This bill amends the Workplace Relations Act to create statutory duties for officers, employees and members of registered organisations—that is, trade unions and employer organisations—in order to comply with the orders of the Federal Court and the Australian Industrial Relations Commission. It empowers the Federal Court, in the case of a contravention of this legislation, to impose monetary penalties on those who transgress and it orders a person to pay compensation to a registered organisation that has suffered damage as a result of the contravention. It supports any order the court considers appropriate, including the granting of interim and final injunctions. More perniciously—and this is where the minister's true colours are there for everybody to see—it automatically disqualifies a person who has been ordered to pay a pecuniary penalty from holding office in a registered organisation for up to five years, unless the Federal Court orders otherwise in a separate application by the disqualified person.

The only people who may apply for such orders—and this is where the third-party intervention of this government is there for all to see—are the Minister for Employment and Workplace Relations and the Industrial Registrar, or persons authorised in writing by them. Although the bill theoretically applies to all types of orders of the court and commission, it is plainly directed at orders that industrial action stop or does not occur. That is the genesis of this particular legislation.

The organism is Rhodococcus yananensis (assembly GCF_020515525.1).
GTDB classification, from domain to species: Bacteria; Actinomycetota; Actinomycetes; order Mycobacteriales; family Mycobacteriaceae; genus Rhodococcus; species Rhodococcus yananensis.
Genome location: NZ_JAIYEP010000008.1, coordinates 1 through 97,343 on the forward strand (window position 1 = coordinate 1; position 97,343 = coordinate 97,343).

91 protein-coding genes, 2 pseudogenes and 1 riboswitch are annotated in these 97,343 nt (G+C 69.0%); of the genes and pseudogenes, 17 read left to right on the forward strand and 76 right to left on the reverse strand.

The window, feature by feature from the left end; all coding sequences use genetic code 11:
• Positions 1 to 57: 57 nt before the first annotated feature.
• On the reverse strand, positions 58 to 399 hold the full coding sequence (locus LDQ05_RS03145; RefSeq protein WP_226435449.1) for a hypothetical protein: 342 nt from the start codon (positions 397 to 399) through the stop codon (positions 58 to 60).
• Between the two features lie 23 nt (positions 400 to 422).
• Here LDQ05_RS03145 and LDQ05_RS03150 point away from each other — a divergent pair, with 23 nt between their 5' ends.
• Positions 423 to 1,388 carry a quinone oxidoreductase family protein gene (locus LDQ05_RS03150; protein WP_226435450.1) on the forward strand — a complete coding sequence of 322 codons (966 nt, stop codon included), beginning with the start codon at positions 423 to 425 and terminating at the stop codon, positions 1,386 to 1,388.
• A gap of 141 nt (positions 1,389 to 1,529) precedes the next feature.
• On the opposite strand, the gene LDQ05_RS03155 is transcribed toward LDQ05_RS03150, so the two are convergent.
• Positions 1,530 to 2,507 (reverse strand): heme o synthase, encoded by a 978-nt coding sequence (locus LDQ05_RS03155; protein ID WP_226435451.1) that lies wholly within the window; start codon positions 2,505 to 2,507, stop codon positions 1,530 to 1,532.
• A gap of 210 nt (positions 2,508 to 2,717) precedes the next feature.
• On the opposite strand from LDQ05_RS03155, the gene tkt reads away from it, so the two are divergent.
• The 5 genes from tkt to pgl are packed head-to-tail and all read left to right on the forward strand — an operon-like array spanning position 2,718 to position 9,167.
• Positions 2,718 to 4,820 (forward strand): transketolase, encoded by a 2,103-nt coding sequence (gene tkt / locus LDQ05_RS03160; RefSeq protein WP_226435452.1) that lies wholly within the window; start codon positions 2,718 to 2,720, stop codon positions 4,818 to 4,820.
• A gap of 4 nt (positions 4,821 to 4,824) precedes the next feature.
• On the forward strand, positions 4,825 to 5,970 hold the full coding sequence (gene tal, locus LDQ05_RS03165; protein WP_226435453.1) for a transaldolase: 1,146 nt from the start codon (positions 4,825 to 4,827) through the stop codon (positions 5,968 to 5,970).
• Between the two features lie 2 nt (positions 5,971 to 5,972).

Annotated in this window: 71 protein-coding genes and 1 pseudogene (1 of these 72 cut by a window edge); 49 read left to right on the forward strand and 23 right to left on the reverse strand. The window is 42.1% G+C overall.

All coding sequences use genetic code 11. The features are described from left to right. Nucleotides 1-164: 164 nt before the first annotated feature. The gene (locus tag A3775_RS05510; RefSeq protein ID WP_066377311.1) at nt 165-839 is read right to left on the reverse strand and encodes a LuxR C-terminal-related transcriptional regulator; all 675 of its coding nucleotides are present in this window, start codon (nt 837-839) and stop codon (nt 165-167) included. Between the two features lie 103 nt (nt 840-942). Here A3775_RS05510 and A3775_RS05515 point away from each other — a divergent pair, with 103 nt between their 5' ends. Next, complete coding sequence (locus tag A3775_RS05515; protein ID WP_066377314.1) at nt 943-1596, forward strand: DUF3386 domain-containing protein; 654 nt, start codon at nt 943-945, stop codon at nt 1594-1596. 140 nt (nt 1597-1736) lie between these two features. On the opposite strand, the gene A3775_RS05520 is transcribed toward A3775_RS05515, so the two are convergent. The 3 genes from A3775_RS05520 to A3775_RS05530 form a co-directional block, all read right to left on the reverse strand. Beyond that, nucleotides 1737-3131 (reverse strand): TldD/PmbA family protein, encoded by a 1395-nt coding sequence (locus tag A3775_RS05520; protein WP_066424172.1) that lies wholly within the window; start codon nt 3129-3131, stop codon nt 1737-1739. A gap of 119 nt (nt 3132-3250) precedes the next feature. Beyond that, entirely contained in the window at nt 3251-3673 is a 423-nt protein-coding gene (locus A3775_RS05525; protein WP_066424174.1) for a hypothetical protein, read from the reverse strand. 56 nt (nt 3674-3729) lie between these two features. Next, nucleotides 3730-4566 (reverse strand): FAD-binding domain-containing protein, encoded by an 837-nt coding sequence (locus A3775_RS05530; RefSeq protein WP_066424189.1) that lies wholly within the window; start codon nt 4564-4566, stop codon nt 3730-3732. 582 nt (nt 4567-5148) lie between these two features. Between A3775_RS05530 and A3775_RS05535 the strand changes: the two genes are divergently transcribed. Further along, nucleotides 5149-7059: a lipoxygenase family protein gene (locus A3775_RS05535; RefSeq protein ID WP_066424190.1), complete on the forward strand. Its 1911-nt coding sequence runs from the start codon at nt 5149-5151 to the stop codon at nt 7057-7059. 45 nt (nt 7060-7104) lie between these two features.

We can once again see the true colours of the minister, because this particular legislation would almost exclusively affect unionists. It would not, for example, touch an illegal lockout by an individual employer unless an employer association were directly involved in the illegality. That particular provision relates to a circumstance that we have in my electorate of Corio at the moment with the Geelong Wool Combing dispute. We had a lockout by an employer that was illegal. Under this particular piece of legislation, that initial illegal lockout would not have come under the ambit of this legislation, yet union officials who may contravene a determination by the Industrial Relations Commission would be so liable. I cannot think of a more unbalanced and unfair piece of legislation that affects workers and companies in my electorate.